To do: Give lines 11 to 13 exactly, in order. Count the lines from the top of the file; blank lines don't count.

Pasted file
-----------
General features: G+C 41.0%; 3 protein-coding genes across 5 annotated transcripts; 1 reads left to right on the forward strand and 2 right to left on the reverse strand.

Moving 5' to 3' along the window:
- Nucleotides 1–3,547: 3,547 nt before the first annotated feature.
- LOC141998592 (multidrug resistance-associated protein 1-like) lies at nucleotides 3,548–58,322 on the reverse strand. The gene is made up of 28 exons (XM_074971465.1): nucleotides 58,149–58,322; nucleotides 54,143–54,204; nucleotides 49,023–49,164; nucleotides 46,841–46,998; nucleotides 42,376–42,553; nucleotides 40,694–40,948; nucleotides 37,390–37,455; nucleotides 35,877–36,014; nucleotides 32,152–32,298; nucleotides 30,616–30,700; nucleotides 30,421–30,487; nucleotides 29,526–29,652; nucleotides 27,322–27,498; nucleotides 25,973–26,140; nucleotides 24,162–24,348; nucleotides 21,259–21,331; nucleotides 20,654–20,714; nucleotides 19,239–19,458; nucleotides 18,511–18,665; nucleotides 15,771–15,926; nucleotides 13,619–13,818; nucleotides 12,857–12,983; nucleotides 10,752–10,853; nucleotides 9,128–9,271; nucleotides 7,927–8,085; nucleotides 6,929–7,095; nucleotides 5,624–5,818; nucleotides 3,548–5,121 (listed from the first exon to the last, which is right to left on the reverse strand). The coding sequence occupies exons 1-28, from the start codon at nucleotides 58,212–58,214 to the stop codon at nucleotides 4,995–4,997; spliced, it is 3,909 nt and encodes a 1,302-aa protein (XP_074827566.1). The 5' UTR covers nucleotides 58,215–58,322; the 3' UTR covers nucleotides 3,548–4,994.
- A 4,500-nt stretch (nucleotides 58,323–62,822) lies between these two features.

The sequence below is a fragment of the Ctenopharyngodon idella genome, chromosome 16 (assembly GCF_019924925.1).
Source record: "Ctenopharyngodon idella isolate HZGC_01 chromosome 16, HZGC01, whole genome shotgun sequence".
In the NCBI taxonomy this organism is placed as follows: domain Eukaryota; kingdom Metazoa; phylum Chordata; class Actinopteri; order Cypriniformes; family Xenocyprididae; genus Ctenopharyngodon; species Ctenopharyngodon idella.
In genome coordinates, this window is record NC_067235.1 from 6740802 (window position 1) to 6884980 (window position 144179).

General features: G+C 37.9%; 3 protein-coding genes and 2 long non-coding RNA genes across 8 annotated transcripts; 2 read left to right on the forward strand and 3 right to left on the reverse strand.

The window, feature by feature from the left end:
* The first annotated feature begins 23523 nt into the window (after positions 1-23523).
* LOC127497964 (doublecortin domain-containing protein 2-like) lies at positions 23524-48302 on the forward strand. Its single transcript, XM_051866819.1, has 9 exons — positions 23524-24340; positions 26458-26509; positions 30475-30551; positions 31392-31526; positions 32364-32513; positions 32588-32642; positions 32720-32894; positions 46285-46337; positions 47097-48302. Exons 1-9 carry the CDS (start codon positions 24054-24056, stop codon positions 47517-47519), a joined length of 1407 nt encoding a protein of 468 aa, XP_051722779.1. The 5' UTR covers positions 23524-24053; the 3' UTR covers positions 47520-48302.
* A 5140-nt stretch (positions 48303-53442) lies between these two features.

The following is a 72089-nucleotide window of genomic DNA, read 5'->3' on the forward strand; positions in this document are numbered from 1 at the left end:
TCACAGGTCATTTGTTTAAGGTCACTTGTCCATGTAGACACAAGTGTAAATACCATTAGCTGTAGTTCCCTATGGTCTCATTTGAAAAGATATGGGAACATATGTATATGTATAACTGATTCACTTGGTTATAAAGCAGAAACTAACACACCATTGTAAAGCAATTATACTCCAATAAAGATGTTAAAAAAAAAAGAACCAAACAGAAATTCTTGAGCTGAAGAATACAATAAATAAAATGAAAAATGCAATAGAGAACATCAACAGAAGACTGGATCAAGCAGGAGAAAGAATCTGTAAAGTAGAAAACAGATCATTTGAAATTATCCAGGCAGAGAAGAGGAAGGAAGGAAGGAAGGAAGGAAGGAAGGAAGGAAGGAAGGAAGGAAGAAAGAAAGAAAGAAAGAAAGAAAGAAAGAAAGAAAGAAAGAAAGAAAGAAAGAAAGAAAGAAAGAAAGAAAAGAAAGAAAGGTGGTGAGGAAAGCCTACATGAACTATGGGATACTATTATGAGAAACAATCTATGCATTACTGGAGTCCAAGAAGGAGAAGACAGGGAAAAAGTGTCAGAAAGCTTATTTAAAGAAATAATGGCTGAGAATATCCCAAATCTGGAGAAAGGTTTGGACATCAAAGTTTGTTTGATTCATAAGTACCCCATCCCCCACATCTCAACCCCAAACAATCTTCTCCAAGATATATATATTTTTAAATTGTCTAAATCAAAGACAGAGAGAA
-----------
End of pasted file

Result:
The window, feature by feature from the left end:
* The first annotated feature begins 23523 nt into the window (after positions 1-23523).
* LOC127497964 (doublecortin domain-containing protein 2-like) lies at positions 23524-48302 on the forward strand. Its single transcript, XM_051866819.1, has 9 exons — positions 23524-24340; positions 26458-26509; positions 30475-30551; positions 31392-31526; positions 32364-32513; positions 32588-32642; positions 32720-32894; positions 46285-46337; positions 47097-48302. Exons 1-9 carry the CDS (start codon positions 24054-24056, stop codon positions 47517-47519), a joined length of 1407 nt encoding a protein of 468 aa, XP_051722779.1. The 5' UTR covers positions 23524-24053; the 3' UTR covers positions 47520-48302.